“Expeditionary studies opened a door to a professional life in the outdoors that I didn’t know was possible before coming to SUNY Plattsburgh. The program gave me the opportunity to travel all over the country on climbing and kayaking trips while learning the essentials of guiding in diverse settings. During the program, I was also challenged to think critically about risk management and the planning that goes into these activities.
“After graduating, I took my backcountry skills to the wilderness therapy industry where I began working with at-risk youth in a backcountry setting. This ultimately led me to a position as the adventure programming specialist with Elements Wilderness Program. I’m a full time climbing and canyoneering guide and I absolutely love my job! I honestly have the expeditionary studies program and all the wonderful instructors there to thank for the skills that led me to the start of my career.”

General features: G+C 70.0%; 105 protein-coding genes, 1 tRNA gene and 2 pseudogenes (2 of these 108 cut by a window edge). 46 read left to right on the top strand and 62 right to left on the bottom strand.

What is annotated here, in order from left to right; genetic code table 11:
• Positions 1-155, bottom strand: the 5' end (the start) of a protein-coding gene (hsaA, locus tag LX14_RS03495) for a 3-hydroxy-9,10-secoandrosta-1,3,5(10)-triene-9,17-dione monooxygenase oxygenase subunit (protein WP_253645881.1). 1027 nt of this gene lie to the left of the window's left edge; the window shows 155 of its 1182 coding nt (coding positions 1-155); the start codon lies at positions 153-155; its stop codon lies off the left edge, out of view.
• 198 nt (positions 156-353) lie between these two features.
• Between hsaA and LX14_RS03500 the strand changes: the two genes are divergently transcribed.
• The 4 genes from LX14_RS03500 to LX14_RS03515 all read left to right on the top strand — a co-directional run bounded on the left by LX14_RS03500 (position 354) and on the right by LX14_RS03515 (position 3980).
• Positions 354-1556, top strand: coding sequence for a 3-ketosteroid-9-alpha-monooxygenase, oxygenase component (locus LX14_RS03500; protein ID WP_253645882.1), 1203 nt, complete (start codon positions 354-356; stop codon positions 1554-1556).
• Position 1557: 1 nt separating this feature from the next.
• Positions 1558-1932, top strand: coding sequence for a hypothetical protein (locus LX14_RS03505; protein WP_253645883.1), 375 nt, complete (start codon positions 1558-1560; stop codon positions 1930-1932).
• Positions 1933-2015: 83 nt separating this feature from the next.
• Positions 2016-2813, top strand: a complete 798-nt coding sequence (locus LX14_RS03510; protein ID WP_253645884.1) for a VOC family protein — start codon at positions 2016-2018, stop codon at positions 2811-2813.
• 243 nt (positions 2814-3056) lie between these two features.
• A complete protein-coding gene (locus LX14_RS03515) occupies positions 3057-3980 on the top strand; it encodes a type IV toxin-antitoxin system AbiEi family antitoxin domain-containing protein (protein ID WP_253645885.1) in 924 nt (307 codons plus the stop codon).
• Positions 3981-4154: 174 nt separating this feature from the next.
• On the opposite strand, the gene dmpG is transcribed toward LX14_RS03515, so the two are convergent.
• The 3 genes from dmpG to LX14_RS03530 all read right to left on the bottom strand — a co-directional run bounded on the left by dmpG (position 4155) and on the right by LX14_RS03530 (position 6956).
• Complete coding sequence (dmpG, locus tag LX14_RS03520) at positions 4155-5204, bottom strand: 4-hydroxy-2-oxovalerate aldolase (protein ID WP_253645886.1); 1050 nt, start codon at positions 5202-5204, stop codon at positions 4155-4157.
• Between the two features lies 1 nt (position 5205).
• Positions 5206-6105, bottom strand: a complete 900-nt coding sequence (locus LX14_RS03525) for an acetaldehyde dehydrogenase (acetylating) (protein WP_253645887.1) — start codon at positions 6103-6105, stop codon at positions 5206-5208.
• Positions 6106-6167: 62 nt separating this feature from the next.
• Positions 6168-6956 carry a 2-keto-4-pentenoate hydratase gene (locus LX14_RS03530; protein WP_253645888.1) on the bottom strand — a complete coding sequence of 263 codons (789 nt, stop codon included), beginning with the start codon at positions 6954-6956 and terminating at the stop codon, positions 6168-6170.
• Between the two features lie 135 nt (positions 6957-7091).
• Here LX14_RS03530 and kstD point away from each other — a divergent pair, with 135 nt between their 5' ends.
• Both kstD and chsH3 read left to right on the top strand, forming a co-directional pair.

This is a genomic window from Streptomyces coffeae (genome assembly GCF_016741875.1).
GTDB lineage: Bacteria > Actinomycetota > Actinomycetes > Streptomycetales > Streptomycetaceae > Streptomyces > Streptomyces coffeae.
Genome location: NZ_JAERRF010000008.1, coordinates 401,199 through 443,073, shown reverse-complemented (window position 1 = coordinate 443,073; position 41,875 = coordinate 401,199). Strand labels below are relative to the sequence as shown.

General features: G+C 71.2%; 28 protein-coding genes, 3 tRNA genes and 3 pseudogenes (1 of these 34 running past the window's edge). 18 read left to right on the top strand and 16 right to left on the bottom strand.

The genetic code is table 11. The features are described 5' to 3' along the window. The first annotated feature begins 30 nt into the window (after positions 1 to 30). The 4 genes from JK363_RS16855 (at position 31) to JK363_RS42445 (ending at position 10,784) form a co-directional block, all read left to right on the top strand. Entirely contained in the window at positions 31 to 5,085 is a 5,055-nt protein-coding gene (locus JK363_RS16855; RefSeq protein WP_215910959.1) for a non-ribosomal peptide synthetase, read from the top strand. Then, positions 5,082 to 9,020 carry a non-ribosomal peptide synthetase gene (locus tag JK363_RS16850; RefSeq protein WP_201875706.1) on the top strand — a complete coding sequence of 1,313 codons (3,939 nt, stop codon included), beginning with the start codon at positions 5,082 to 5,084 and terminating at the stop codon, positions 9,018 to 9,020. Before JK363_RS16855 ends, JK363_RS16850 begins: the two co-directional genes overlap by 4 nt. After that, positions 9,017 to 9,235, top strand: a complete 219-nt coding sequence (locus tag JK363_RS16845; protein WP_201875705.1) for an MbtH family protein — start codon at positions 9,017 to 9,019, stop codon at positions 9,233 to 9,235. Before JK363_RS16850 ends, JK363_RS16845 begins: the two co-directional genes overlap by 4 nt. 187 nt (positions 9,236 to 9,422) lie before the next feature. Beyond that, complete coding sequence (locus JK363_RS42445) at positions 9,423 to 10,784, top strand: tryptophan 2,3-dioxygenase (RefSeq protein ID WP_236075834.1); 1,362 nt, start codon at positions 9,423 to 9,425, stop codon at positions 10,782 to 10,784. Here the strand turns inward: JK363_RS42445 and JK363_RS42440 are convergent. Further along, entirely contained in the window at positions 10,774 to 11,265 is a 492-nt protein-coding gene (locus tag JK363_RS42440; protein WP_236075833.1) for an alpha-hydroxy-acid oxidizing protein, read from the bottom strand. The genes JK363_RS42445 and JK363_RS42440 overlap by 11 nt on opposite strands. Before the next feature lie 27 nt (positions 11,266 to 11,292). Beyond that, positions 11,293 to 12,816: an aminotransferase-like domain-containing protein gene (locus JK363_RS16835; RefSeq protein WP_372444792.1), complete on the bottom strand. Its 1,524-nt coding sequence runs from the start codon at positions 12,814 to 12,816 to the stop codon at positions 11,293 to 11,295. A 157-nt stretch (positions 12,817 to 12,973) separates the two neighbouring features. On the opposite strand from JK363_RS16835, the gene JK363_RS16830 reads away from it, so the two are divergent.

During Ali’s time in expeditionary studies, she traveled all over the U.S. and abroad, sparking what is now a passion for combining work with travel. This started with an EXP trip to Nepal, followed by an internship in Hong Kong and her Senior Expedition in Thailand. Ali is currently teaching English in China, at Suzhou Foreign Language School with plans to attend graduate school only, of course, after some more travel. According to Ali, “expeditionary studies was the perfect fit for me, allowing to train at high levels of climbing and paddling and gain an entirely new perspective on the world.”
Expeditionary studies helped me realize a lifelong dream of working in the outdoors and sharing my passion with others. The program gave me the opportunity to experience many new places in the world while learning many valuable lessons from its experienced professors. Towards the end of my undergraduate experience I discovered an opportunity to travel to Alaska and begin a career guiding and leading instructional programs in the outdoors.